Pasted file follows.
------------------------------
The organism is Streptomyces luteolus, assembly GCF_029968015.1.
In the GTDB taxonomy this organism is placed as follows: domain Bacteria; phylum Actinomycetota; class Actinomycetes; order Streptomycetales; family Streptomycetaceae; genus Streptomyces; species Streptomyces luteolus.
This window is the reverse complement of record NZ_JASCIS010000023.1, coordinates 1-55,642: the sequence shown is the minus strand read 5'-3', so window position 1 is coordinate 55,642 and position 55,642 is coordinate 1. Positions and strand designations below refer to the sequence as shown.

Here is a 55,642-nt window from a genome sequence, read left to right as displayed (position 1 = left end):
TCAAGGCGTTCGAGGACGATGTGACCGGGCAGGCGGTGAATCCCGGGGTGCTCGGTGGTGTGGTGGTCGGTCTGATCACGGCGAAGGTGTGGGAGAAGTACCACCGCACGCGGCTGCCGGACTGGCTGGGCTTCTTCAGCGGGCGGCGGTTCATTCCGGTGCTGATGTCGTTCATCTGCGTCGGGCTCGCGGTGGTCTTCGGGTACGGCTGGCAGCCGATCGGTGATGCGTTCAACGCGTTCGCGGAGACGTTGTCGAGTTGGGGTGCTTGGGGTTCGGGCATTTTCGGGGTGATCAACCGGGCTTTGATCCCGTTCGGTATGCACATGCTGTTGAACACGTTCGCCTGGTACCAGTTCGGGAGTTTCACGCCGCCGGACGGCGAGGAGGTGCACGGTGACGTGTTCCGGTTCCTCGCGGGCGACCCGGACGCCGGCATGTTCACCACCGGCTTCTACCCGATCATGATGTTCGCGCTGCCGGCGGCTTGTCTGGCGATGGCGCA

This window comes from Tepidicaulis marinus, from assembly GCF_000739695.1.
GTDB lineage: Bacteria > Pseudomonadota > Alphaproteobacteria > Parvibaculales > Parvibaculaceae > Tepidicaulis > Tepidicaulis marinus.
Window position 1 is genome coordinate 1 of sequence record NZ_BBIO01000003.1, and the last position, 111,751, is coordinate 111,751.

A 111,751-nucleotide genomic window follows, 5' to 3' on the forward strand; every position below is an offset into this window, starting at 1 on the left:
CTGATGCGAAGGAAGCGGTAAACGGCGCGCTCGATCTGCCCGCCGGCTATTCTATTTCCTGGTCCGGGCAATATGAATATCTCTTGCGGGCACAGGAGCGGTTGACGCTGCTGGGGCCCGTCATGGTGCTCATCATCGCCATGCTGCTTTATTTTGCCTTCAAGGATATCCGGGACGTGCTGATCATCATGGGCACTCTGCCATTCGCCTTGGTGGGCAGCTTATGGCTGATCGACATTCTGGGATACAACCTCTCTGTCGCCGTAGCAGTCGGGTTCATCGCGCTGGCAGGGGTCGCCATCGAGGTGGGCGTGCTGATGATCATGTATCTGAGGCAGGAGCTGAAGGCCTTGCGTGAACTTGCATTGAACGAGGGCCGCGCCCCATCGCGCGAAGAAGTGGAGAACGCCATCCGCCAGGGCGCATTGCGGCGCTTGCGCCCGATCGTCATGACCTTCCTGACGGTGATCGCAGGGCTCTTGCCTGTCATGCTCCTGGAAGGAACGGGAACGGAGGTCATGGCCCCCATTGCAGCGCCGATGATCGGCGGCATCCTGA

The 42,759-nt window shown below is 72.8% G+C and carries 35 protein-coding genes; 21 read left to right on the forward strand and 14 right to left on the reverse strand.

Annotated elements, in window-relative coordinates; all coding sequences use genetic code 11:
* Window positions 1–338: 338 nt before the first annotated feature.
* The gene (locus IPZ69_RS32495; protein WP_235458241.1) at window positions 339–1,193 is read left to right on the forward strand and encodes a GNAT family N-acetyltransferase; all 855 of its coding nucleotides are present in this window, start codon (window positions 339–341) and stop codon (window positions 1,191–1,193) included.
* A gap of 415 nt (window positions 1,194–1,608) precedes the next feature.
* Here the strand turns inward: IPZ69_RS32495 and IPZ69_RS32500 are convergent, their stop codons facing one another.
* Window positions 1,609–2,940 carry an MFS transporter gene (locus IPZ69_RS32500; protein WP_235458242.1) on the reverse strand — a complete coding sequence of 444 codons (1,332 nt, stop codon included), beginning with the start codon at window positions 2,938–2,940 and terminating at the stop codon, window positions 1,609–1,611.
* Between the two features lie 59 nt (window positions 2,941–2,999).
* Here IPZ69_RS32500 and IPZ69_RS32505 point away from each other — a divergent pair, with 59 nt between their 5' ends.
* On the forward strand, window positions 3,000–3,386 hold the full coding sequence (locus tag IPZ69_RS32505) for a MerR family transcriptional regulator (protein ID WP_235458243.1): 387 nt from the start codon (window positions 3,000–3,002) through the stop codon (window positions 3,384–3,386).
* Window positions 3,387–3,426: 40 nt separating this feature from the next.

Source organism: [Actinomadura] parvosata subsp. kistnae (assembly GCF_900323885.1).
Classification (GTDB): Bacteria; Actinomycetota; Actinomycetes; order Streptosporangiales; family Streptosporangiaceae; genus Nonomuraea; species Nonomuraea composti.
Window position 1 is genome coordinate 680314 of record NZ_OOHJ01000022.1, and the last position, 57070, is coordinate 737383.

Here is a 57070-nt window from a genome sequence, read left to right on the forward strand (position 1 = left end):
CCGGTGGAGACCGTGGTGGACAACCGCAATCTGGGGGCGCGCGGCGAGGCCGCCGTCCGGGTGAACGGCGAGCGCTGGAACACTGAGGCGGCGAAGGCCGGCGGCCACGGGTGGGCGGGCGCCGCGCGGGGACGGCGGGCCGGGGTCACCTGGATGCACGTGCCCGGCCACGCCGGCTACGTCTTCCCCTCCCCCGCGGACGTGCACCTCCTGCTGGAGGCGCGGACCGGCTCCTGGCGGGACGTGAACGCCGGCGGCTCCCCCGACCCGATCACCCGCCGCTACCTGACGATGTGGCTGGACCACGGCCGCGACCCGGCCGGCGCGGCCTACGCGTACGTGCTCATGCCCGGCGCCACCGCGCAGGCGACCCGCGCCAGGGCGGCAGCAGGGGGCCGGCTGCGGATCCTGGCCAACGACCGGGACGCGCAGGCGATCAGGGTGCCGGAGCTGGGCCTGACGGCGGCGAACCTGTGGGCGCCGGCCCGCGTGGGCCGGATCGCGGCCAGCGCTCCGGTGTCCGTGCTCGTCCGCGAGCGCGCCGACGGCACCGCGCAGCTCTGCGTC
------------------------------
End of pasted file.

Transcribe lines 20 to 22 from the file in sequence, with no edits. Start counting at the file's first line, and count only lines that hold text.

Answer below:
* On the forward strand, window positions 3,000–3,386 hold the full coding sequence (locus tag IPZ69_RS32505) for a MerR family transcriptional regulator (protein ID WP_235458243.1): 387 nt from the start codon (window positions 3,000–3,002) through the stop codon (window positions 3,384–3,386).
* Window positions 3,387–3,426: 40 nt separating this feature from the next.

Source organism: [Actinomadura] parvosata subsp. kistnae (assembly GCF_900323885.1).